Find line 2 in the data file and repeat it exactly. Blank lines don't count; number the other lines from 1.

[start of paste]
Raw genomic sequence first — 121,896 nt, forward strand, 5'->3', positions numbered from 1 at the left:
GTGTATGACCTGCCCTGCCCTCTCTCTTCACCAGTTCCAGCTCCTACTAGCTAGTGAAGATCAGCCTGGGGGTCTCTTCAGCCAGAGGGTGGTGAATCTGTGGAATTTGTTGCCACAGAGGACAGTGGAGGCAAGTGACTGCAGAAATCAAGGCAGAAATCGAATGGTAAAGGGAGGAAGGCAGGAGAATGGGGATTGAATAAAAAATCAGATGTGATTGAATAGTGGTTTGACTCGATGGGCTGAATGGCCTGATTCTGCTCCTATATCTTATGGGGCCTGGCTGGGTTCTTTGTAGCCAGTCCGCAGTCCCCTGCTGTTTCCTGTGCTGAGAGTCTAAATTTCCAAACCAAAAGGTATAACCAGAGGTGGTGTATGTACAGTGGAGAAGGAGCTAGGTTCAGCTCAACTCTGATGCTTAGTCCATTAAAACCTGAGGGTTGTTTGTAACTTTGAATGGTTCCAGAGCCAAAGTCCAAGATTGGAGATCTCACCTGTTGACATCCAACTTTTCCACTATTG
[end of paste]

GTGTATGACCTGCCCTGCCCTCTCTCTTCACCAGTTCCAGCTCCTACTAGCTAGTGAAGATCAGCCTGGGGGTCTCTTCAGCCAGAGGGTGGTGAATCTGTGGAATTTGTTGCCACAGAGGACAGTGGAGGCAAGTGACTGCAGAAATCAAGGCAGAAATCGAATGGTAAAGGGAGGAAGGCAGGAGAATGGGGATTGAATAAAAAATCAGATGTGATTGAATAGTGGTTTGACTCGATGGGCTGAATGGCCTGATTCTGCTCCTATATCTTATGGGGCCTGGCTGGGTTCTTTGTAGCCAGTCCGCAGTCCCCTGCTGTTTCCTGTGCTGAGAGTCTAAATTTCCAAACCAAAAGGTATAACCAGAGGTGGTGTATGTACAGTGGAGAAGGAGCTAGGTTCAGCTCAACTCTGATGCTTAGTCCATTAAAACCTGAGGGTTGTTTGTAACTTTGAATGGTTCCAGAGCCAAAGTCCAAGATTGGAGATCTCACCTGTTGACATCCAACTTTTCCACTATTG